After Katie graduated with her degree in Psychology (with a minor in music), she stayed in town for a year to work at a residential treatment center for girls ages 12-18 with severe emotional and/or behavior problems who were being treated in a therapeutic inpatient setting.  While I don’t remember a ton about what she did there, I DO remember her telling me about some of the crazy experiences she had when crises would hit.  Yikes.  It was a good spot for a temporary job, but definitely not what she wanted forever!  That was the year that she adopted Annie, the adorable puppy who turned into her loyal canine pal for the next 12 years of her life.  She was beyond cute but wild in those days, and it was love at first sight, as far as I could tell.

After that year, Katie moved on to grad school at LaSalle University (Philadelphia) to pursue a master’s degree in clinical/counseling psychology.  Once she graduated, she was finally able to start working in a therapy setting–the work she’d been born to do.  She was one of the most patient, intuitive, loving people I’ve ever known, even in the face of stress, emergency, and difficult people.  If anyone was destined to be a therapist, it was certainly her.  I credit her with helping save my life more than once…  Through a period of depression as an undergrad, even before she knew me well, she had the instinct to somehow know exactly what I needed.  Years later during one of the hardest years of my life, she supported me from 2500 miles away–reminding me that she cared, listening as I struggled, and keeping an eye on me (so to speak) to make sure I was safe.  It was in her blood.  She didn’t so much choose her career but rather tapped into what was an innate talent, her true life’s work.

Katie eventually settled into two jobs–she worked full time for Wordsworth, a non-profit agency in Philadelphia that allowed her to work as a therapist in the local community.  Her clients were children and teens from low income areas who were dealing with a range of often severe emotional and behavioral problems.  She did in-home therapy sessions with her clients and their families, the goal being to help everyone in the home develop the skills necessary to get on a successful path so the child/teen could remain in the home.  I asked her a few times if she ever felt unsafe in the neighborhoods she visited, and she told me that she didn’t–she said that as soon as the neighbors recognized her and realized she was there to help, they looked out for her.  She told me about a time when some teens were checking out her car, looking suspicious, and some local teens who knew it was her car actually chased them away.  Katie just had that ability–she could connect with anyone, including those from totally different backgrounds and upbringings.  She was able to convey to them how deeply she cared about their well-being.  Her job included trips to court, visits to schools, trips to the hospital and doctor appointments, and providing transportation so parents were able to shop for basic needs.  I don’t know how she did it, but she was amazing and touched more lives than I can begin to imagine.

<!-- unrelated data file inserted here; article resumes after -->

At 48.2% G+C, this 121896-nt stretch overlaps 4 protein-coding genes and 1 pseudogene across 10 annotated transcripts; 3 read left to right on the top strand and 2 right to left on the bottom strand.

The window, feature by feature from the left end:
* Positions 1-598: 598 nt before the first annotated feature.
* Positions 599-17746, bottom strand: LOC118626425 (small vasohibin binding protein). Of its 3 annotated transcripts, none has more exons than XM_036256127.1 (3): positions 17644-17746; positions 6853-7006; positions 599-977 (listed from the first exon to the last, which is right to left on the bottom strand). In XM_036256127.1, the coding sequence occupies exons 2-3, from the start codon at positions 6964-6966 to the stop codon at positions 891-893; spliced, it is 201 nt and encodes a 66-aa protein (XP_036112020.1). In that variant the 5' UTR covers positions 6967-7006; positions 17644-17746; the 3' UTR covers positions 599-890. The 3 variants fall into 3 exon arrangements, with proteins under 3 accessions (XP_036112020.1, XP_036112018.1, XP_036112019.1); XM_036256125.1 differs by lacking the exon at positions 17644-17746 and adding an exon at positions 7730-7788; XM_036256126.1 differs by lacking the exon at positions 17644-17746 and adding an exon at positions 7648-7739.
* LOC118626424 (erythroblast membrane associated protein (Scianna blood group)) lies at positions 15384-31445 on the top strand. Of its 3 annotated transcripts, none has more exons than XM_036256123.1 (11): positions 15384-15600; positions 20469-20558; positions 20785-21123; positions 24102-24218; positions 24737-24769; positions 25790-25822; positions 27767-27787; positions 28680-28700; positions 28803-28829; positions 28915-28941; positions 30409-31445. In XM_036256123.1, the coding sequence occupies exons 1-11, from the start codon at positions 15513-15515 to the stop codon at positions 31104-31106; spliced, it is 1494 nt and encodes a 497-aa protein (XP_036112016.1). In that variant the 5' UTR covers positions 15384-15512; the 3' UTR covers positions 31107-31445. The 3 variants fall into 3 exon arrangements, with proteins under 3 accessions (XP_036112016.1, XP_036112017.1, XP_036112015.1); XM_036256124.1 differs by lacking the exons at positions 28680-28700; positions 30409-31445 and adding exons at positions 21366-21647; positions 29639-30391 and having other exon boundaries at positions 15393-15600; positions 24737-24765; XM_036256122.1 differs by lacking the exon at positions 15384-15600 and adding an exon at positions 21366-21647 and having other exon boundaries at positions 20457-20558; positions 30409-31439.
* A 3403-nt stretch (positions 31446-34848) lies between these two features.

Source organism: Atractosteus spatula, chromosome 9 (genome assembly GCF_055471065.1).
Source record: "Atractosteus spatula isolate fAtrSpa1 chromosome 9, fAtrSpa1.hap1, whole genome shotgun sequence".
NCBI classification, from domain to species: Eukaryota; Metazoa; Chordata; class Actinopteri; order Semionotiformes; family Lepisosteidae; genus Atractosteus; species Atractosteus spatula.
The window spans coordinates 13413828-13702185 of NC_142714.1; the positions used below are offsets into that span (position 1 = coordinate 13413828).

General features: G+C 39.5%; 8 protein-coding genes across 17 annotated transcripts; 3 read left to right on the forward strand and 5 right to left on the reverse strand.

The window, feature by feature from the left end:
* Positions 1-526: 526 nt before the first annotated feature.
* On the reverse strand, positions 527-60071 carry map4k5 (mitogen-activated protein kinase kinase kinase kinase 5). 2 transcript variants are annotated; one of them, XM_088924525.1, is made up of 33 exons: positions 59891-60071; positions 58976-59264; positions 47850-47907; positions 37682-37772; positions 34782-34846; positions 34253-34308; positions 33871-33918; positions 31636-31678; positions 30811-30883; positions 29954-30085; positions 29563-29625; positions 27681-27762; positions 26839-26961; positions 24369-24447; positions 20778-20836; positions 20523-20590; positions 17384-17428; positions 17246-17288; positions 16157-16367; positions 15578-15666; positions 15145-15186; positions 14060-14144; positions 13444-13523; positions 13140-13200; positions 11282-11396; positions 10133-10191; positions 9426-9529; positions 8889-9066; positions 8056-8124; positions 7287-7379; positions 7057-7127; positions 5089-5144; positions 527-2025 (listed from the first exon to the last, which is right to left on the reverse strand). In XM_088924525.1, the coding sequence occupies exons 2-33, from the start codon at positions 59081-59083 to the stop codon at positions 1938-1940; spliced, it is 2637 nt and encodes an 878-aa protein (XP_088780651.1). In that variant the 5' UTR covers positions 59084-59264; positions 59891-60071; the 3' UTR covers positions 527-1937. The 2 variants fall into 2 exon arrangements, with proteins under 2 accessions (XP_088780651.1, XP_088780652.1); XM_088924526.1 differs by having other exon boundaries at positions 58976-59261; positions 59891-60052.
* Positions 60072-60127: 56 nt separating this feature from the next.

That job also included a massive amount of paperwork, which Katie HATED.  We used to work together from different sides of the country when we’d both need to catch up over weekends.  The weekend Katie passed away, she and I were planning to team up to get caught up–I had work to do, and she told me she had at least 8 hours of paperwork to catch up on.  I couldn’t help giggling a little that weekend, even through the tears and pain, thinking of her throwing her head back and laughing in heaven knowing she wouldn’t have to finish that massive pile of paperwork!!